Business

Director of Deeside recycling plant sentenced after worker’s arm ripped off

The director of a small plastic recycling company, Clark Technologies Wales Ltd, in Deeside, Cheshire, has been given a 10-week suspended sentence after an employee had his arm amputated while cleaning out a machine.

Wrexham Magistrates’ Court was told that Keith Lockett, who had worked for the company since 2013, was cleaning out a high speed friction washer, used to wash plastic bottles before recycling, by taking it apart on 6 December last year.

Whilst cleaning the machinery, Lockett found that part of the machine appeared to be blocked so switched the machine on to clear the blockage. The court heard that he then turned off the machine, but that the paddles inside continued spin, catching his jumper and ripping his right arm off just below the elbow.

Director of Deeside recycling plant sentenced after worker’s arm ripped off
The victim of the life-changing incident had no risk assessment to follow when cleaning the machine

An investigation into the incident by the Health and Safety Executive (HSE) found that no safe system of work existed for operation of the machine and the site had no appointed a competent person to provide health and safety advice.

Robert James Shepard, who was the sole director of the recycling facility on Deva Industrial Park, pleaded guilty to breaching section 37 of the Health and Safety at Work Act 1974 at Wrexham Magistrates Court on Wednesday (29 November). He was handed a 10-week sentence, suspended for 12 months, and ordered to pay costs of £4,000 and a victim surcharge of £115.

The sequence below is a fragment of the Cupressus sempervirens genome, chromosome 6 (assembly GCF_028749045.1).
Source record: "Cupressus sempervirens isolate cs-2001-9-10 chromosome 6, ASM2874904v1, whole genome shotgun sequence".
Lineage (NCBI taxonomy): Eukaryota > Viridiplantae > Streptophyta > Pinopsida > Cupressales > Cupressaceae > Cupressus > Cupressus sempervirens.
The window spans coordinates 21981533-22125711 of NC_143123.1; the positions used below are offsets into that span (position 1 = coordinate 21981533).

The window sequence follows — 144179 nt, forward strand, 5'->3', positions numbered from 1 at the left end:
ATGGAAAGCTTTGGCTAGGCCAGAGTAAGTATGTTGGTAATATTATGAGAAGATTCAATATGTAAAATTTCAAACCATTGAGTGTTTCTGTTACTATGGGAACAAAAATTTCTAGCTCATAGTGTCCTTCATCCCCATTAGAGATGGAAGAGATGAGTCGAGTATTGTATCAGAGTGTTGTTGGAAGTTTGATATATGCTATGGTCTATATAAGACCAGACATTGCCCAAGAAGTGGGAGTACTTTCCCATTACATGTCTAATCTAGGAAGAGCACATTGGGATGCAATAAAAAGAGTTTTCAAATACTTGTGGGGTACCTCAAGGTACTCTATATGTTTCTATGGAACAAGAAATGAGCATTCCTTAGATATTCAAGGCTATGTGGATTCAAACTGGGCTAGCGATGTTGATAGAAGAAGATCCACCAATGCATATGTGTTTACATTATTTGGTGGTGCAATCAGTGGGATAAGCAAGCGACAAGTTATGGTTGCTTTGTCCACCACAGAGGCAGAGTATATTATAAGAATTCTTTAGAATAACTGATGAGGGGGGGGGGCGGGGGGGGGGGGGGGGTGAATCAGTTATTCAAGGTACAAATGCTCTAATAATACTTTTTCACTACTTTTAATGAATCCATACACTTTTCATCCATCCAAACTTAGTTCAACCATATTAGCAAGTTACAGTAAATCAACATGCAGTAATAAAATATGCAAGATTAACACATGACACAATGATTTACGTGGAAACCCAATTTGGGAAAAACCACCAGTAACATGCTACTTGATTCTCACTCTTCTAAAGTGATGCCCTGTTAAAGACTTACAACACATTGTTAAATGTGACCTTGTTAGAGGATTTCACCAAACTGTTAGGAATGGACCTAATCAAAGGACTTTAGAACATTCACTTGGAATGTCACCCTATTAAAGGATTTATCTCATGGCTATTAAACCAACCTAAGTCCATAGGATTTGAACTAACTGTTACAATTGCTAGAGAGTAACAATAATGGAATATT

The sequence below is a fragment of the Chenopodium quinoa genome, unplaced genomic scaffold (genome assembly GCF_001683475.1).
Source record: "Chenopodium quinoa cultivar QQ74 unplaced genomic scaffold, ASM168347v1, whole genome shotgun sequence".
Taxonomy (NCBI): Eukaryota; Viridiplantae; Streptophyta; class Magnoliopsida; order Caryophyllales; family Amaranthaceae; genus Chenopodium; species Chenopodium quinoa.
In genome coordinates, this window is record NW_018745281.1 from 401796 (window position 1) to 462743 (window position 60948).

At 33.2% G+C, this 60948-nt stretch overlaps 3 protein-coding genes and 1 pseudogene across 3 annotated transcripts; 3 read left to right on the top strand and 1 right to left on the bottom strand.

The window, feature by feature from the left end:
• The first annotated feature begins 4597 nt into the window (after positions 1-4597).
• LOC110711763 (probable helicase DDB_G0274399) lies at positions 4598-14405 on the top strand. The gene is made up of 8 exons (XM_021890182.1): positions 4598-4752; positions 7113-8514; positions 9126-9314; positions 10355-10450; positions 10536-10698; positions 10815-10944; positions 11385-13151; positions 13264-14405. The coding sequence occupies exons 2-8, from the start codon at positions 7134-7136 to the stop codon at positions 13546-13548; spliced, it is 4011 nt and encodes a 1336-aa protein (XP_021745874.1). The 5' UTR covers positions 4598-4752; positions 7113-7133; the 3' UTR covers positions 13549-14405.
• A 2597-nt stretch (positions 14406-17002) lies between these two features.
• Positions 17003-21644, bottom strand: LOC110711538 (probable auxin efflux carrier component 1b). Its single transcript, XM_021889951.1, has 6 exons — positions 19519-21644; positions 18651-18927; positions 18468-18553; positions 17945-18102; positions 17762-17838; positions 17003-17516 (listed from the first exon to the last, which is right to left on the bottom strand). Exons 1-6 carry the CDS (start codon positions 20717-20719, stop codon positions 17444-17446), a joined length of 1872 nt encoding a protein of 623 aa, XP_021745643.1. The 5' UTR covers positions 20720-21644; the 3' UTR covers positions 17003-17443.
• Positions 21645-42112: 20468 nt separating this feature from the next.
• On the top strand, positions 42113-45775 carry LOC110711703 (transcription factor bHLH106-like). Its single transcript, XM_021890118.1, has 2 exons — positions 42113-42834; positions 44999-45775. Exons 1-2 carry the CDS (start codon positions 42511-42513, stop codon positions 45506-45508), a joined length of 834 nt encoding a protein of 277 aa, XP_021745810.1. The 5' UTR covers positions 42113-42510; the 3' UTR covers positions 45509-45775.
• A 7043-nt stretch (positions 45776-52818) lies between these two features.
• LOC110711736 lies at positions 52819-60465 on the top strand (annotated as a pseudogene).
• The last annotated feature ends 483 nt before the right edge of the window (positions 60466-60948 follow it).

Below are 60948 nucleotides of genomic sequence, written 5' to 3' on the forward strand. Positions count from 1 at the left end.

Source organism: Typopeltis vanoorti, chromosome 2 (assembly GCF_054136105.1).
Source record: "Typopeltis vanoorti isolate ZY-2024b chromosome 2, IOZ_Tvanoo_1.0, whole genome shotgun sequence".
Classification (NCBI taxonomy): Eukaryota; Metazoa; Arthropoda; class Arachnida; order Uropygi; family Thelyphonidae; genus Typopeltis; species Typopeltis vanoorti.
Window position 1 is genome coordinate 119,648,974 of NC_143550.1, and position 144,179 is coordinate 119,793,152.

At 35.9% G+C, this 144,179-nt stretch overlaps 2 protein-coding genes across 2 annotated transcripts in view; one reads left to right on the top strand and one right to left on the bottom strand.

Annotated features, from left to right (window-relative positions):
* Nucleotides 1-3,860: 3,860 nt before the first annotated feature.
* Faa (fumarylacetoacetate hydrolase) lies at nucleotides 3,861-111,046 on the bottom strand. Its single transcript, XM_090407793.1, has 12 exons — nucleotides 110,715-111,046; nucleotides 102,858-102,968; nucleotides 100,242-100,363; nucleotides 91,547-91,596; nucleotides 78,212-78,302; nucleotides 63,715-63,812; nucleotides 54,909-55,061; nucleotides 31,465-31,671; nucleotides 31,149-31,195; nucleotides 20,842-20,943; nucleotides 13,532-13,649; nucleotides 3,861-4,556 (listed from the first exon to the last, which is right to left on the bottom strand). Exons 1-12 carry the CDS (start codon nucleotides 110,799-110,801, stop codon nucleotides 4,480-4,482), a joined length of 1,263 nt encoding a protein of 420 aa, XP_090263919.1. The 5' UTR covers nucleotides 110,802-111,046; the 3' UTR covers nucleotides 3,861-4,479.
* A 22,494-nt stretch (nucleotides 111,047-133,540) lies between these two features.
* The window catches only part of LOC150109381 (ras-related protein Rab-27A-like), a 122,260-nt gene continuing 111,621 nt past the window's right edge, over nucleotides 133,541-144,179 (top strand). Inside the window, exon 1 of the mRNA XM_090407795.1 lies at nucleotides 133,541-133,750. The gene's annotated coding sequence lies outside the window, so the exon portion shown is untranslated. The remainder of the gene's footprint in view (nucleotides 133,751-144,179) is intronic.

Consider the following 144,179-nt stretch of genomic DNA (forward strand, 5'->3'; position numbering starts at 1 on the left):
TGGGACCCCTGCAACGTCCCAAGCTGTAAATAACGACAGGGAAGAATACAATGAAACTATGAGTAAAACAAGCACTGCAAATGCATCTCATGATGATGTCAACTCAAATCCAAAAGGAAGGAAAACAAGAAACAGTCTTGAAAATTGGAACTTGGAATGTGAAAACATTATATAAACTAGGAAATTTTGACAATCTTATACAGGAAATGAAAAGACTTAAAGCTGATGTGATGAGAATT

Defending Shepherd, Iain Simkin accepted there was no specific risk assessment for the work being carried out and the rules about cleaning machines and turning them off properly were too general.

He added: “Mr Shepherd was deeply shocked by Mr Lockett’s injury. It is a very small company with five people working there.”

The court heard that Shepherd had admittedly guilt at the earliest opportunity and had introduced new protocols after the incident to improve risk assessments.

The recycling industry has the second highest rate of fatal injuries in the UK, according to HSE research since 2009, which released its sector wide plan to improve health and safety in September.

Two weeks ago a 23-year-old man was killed after falling into a baler at a recycling facility in Redruth, Cornwall.

Speaking after the Deeside case, HSE inspector Mhairi Duffy said: “Those in control of work have a responsibility to devise safe methods of working and to provide the necessary information, instruction and training to their workers in the safe system of working.

“If a suitable safe system of work had been in place prior to the incident, the life-changing injuries sustained by the employee could have been prevented.”